Land News

Prescott oversees Britain's silent metamorphosis

The Telegraph , 15th August, 2004

One of the best kept secrets of British politics is the extraordinary power wielded by Mr John Prescott, through his "Office of the Deputy Prime Minister" (ODPM). When Mr Blair trots off on his August round of freebies, it is customary to treat the man he leaves minding the store as something of a joke. What gets overlooked is the extent to which Mr Prescott is transforming how Britain is governed, mainly by arbitrary fiat.

A symbolic instance last week was Mr Prescott's issuing of his Policy Planning Statement (PPS) 22, the edict giving central government the power to override the wishes of local councils in ramming through proposals to cover hundreds of square miles of countryside in wind turbines. The Government can only hope to meet its EU-agreed target of generating 20 per cent of our energy from "renewable" sources by 2020 by building some 20,000 more turbines.

This can only happen, as Mr Prescott realises, by ditching our existing planning rules and allowing the Government to brush aside the views of local communities.

Mr Prescott is using similar methods to push through his plans to see 1,400,000 new homes built in the south-east of England over the next 20 years. This is equivalent to nearly 30 new cities the size of Oxford or Cambridge.

Again Mr Prescott can only get his way by scrapping existing planning rules wholesale, notably those designed to protect the green belt. This in turn relates to the way that Mr Prescott is railroading through the greatest revolution in local government that Britain has ever seen. Its centrepiece is his plan to divide the UK under 12 regional governments, as part of the creation of a "Europe of the regions".

He has already given four regions their governments: Scotland, Wales, Northern Ireland and London. He hopes to embark on the final stages of the process in November, when the first referendum on creating similar governments for the eight remaining English "Euro regions" is held in the North East.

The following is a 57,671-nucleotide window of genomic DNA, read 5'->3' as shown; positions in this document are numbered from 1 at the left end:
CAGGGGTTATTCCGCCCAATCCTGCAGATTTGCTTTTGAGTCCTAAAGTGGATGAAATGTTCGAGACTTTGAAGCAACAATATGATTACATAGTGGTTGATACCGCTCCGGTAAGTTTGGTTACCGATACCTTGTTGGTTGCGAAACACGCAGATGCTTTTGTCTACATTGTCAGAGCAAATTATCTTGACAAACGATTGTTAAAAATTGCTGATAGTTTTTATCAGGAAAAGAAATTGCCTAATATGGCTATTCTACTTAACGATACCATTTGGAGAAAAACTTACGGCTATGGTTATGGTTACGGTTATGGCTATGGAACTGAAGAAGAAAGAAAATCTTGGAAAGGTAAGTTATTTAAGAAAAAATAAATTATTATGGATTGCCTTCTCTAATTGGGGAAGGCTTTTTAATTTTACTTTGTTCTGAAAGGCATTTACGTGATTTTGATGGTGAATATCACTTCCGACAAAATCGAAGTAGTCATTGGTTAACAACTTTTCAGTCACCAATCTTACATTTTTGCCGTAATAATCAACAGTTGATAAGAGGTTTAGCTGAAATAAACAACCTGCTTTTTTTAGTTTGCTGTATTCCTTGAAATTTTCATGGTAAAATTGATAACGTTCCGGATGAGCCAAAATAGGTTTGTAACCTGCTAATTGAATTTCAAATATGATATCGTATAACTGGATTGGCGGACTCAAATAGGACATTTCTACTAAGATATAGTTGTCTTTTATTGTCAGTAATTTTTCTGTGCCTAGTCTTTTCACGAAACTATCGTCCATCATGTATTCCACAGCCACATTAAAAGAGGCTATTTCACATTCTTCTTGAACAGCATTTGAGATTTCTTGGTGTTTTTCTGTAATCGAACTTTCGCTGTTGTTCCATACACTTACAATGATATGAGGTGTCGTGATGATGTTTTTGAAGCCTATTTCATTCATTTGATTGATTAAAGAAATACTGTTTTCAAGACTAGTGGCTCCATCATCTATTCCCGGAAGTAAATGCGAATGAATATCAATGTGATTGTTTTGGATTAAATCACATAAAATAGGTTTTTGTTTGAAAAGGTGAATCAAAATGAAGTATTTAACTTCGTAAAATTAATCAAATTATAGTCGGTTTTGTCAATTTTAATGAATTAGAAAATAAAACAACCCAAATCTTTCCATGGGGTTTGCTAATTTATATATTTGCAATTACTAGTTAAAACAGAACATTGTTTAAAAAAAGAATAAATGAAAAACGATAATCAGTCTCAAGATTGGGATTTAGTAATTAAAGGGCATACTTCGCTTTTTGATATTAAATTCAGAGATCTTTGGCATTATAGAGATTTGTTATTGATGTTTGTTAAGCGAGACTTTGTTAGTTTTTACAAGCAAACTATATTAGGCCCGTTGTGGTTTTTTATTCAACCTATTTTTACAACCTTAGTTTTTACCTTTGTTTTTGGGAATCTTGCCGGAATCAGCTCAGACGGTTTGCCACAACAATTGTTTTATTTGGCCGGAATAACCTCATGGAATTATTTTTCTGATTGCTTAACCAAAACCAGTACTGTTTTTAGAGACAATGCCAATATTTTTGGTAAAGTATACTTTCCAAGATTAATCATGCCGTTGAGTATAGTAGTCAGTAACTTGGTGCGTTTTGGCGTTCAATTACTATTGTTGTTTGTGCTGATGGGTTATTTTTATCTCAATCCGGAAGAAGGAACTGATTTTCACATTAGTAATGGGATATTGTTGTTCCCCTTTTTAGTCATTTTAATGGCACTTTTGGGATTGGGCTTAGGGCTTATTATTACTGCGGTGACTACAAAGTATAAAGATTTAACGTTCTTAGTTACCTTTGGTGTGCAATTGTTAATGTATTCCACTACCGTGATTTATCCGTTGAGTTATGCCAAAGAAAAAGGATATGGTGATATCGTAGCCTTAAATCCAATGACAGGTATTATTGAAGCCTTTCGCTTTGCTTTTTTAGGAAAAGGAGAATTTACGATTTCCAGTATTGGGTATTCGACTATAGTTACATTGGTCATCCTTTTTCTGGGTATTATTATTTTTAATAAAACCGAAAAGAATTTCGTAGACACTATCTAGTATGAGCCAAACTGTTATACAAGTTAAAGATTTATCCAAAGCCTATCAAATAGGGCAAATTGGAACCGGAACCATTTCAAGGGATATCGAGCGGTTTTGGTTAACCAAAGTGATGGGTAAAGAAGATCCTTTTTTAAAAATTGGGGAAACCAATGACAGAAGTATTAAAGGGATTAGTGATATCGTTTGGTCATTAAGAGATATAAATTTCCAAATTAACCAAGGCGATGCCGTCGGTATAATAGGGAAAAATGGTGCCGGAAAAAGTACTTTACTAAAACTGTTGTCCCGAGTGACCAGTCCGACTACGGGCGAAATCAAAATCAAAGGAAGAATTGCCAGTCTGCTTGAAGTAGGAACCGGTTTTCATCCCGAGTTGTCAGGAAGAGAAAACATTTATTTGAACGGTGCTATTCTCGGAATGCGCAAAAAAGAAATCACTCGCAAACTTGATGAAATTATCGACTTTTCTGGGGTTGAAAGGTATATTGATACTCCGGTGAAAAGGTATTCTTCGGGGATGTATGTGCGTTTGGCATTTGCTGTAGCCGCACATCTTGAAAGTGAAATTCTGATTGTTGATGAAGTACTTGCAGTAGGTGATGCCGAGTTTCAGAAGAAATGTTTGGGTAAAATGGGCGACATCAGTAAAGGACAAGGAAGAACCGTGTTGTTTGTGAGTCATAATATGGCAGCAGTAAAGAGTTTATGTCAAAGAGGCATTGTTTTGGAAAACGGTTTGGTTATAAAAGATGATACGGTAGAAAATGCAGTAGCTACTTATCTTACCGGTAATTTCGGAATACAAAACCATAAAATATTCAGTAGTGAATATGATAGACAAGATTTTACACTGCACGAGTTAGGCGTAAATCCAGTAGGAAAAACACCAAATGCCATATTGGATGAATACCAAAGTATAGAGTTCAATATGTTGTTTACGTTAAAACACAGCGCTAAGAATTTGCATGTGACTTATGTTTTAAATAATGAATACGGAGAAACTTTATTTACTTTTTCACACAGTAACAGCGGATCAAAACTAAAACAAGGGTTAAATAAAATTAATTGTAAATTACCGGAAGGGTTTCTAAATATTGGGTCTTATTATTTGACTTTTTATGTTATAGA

Prescott's further plan to create "sub-regions", which willoverride much of the existing county and borough council structure, is still largely under wraps. The starting point is four "sub-regional" bodies for London. It is a condition of the new regional governments that county councils be abolished, to be replaced by "unitary authorities". Contrary to their name, these will be subordinate to two tiers of regional government above them.

The masterstroke in the engineering of Mr Prescott's revolution has been to make sure that he never explains clearly what he is up to. His hope has been that, by setting about it piecemeal, no one will cotton on to his grand plan. His error, however, may have been to include "the people" in the equation, by allowing referendums on his regional governments. Until now, by a combination of stealth and chutzpah, he has got his way. But if he loses that referendum in the North-East, which looks possible, his bluff will at last be called, That is why November's vote should be viewed not just as a local issue but as an event of national significance.

More news >

RSS Feed - Really Simple Syndication
What is RSS?

Sponsored Links